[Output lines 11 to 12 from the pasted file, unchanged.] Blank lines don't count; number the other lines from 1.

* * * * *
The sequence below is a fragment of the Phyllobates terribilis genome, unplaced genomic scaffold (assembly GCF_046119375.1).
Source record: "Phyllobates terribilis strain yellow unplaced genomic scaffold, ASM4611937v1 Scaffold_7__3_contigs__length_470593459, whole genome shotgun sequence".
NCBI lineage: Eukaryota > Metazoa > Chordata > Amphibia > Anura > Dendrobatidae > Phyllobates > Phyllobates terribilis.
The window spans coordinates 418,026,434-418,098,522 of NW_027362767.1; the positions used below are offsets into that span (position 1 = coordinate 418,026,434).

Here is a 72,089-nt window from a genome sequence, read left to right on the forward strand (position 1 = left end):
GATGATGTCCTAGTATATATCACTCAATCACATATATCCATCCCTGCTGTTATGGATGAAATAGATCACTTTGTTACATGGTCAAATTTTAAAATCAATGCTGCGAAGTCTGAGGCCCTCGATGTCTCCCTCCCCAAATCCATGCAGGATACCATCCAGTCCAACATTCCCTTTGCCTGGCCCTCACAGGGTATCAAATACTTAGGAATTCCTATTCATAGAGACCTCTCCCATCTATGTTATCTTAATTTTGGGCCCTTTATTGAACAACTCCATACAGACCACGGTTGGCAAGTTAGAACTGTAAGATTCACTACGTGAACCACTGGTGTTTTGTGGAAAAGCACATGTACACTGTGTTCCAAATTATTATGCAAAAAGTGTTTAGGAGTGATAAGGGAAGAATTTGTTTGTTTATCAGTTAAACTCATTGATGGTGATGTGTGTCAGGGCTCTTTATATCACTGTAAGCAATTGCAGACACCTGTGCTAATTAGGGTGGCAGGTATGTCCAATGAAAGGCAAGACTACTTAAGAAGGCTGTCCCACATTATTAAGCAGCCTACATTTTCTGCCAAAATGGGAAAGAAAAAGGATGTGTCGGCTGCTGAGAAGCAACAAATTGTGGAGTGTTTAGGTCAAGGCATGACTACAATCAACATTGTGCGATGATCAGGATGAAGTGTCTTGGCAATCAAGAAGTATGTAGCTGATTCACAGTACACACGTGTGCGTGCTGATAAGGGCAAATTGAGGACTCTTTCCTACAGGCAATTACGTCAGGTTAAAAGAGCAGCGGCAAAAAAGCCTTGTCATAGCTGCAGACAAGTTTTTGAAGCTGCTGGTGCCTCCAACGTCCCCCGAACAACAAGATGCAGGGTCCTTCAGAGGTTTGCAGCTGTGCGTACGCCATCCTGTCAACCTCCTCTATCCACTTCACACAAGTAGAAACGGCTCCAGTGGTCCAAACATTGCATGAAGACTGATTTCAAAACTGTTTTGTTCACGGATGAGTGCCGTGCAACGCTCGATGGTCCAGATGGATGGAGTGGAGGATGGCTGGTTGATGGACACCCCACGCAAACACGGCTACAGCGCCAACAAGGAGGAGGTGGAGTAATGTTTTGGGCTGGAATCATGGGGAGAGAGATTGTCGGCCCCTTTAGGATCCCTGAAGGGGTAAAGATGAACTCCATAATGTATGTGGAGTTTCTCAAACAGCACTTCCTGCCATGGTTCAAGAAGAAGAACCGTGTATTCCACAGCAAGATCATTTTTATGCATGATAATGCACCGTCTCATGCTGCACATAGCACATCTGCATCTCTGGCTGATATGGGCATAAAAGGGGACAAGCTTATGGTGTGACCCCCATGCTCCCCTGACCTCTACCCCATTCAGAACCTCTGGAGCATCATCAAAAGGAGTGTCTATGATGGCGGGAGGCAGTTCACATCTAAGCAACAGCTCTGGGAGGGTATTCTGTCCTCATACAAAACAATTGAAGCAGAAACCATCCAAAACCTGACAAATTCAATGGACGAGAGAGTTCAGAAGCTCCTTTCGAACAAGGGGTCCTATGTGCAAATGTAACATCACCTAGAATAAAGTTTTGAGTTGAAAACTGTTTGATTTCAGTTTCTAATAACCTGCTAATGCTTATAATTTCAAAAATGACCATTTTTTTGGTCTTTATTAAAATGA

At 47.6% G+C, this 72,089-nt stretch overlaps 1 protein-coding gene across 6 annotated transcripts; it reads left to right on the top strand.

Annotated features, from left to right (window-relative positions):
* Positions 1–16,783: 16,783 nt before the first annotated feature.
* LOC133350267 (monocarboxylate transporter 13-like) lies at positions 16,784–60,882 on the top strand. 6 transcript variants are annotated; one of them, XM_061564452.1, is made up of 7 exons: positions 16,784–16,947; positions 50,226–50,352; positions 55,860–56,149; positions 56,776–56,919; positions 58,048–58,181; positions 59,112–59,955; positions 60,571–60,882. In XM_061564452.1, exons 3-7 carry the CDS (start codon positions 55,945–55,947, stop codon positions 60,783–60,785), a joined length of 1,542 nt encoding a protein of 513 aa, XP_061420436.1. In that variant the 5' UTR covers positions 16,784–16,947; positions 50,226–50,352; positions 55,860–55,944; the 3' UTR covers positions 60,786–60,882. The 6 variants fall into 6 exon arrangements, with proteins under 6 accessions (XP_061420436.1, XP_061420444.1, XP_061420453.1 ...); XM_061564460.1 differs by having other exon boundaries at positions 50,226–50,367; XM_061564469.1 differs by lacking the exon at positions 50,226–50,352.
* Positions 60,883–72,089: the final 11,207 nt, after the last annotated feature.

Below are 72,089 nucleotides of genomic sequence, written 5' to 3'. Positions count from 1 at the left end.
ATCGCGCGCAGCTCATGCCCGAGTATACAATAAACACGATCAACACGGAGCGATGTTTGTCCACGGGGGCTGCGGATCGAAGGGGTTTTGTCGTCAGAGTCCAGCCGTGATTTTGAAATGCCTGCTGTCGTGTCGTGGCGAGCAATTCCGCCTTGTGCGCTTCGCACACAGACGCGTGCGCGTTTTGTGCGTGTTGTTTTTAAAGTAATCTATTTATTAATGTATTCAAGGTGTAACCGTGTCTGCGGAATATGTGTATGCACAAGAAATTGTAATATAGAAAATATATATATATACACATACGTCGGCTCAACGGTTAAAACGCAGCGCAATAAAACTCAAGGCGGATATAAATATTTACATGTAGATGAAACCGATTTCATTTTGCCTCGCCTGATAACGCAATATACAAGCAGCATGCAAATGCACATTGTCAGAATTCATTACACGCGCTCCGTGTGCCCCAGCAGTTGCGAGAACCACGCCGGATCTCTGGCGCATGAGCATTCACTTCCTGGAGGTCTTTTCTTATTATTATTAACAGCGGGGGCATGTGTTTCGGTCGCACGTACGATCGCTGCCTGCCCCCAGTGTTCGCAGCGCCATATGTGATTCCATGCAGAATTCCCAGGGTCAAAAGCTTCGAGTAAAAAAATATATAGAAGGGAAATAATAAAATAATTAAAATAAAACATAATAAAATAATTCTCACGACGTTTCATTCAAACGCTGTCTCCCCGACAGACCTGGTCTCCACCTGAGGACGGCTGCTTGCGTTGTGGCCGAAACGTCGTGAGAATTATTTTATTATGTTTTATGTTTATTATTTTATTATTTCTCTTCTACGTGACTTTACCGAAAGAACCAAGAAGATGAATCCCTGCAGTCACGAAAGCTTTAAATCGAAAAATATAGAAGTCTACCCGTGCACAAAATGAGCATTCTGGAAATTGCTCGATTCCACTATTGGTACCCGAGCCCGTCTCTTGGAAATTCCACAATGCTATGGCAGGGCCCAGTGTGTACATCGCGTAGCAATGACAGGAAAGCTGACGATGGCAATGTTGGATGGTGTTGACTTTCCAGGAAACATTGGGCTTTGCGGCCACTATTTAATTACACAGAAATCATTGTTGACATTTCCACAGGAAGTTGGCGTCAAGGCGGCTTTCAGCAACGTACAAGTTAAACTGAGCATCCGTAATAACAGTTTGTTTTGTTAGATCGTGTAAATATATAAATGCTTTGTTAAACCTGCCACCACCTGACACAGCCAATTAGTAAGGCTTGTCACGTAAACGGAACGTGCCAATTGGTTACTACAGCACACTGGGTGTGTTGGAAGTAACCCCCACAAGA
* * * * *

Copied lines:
* Positions 60,883–72,089: the final 11,207 nt, after the last annotated feature.

Below are 72,089 nucleotides of genomic sequence, written 5' to 3'. Positions count from 1 at the left end.